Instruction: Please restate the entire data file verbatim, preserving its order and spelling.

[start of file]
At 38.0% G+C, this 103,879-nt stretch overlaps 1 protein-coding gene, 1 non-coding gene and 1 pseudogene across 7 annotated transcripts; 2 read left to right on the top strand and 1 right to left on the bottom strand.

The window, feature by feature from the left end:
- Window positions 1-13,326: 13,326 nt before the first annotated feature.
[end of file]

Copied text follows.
At 38.0% G+C, this 103,879-nt stretch overlaps 1 protein-coding gene, 1 non-coding gene and 1 pseudogene across 7 annotated transcripts; 2 read left to right on the top strand and 1 right to left on the bottom strand.

The window, feature by feature from the left end:
- Window positions 1-13,326: 13,326 nt before the first annotated feature.